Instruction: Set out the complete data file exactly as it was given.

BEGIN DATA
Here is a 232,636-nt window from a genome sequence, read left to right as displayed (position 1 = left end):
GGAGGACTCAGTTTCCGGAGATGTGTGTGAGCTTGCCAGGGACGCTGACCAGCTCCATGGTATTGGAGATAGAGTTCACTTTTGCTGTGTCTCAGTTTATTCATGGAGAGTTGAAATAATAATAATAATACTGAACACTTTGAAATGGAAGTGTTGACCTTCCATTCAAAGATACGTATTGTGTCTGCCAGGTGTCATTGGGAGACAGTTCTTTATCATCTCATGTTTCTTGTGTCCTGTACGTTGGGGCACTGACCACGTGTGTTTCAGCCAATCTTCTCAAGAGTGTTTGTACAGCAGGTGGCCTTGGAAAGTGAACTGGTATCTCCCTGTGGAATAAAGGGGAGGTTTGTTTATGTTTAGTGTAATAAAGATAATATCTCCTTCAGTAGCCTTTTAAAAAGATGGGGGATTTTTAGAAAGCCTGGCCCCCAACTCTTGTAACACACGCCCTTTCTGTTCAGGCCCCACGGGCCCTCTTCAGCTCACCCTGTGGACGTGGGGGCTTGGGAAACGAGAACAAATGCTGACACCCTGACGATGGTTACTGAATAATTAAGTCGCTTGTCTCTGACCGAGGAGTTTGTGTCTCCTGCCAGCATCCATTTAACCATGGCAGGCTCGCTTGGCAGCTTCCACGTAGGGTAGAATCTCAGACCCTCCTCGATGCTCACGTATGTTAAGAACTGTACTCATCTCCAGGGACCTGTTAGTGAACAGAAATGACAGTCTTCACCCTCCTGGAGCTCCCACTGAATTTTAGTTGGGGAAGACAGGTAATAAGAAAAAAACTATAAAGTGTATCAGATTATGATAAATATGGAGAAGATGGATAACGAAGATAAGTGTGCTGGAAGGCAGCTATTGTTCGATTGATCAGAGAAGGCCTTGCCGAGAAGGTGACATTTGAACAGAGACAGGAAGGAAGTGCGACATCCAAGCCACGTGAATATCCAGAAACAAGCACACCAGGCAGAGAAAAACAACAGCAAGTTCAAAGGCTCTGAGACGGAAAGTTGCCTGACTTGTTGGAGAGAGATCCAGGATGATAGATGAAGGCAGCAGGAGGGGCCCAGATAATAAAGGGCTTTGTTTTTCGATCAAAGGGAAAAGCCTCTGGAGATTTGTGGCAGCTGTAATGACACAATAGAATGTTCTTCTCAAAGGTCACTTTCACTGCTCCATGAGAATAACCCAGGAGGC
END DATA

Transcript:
Here is a 232,636-nt window from a genome sequence, read left to right as displayed (position 1 = left end):
GGAGGACTCAGTTTCCGGAGATGTGTGTGAGCTTGCCAGGGACGCTGACCAGCTCCATGGTATTGGAGATAGAGTTCACTTTTGCTGTGTCTCAGTTTATTCATGGAGAGTTGAAATAATAATAATAATACTGAACACTTTGAAATGGAAGTGTTGACCTTCCATTCAAAGATACGTATTGTGTCTGCCAGGTGTCATTGGGAGACAGTTCTTTATCATCTCATGTTTCTTGTGTCCTGTACGTTGGGGCACTGACCACGTGTGTTTCAGCCAATCTTCTCAAGAGTGTTTGTACAGCAGGTGGCCTTGGAAAGTGAACTGGTATCTCCCTGTGGAATAAAGGGGAGGTTTGTTTATGTTTAGTGTAATAAAGATAATATCTCCTTCAGTAGCCTTTTAAAAAGATGGGGGATTTTTAGAAAGCCTGGCCCCCAACTCTTGTAACACACGCCCTTTCTGTTCAGGCCCCACGGGCCCTCTTCAGCTCACCCTGTGGACGTGGGGGCTTGGGAAACGAGAACAAATGCTGACACCCTGACGATGGTTACTGAATAATTAAGTCGCTTGTCTCTGACCGAGGAGTTTGTGTCTCCTGCCAGCATCCATTTAACCATGGCAGGCTCGCTTGGCAGCTTCCACGTAGGGTAGAATCTCAGACCCTCCTCGATGCTCACGTATGTTAAGAACTGTACTCATCTCCAGGGACCTGTTAGTGAACAGAAATGACAGTCTTCACCCTCCTGGAGCTCCCACTGAATTTTAGTTGGGGAAGACAGGTAATAAGAAAAAAACTATAAAGTGTATCAGATTATGATAAATATGGAGAAGATGGATAACGAAGATAAGTGTGCTGGAAGGCAGCTATTGTTCGATTGATCAGAGAAGGCCTTGCCGAGAAGGTGACATTTGAACAGAGACAGGAAGGAAGTGCGACATCCAAGCCACGTGAATATCCAGAAACAAGCACACCAGGCAGAGAAAAACAACAGCAAGTTCAAAGGCTCTGAGACGGAAAGTTGCCTGACTTGTTGGAGAGAGATCCAGGATGATAGATGAAGGCAGCAGGAGGGGCCCAGATAATAAAGGGCTTTGTTTTTCGATCAAAGGGAAAAGCCTCTGGAGATTTGTGGCAGCTGTAATGACACAATAGAATGTTCTTCTCAAAGGTCACTTTCACTGCTCCATGAGAATAACCCAGGAGGC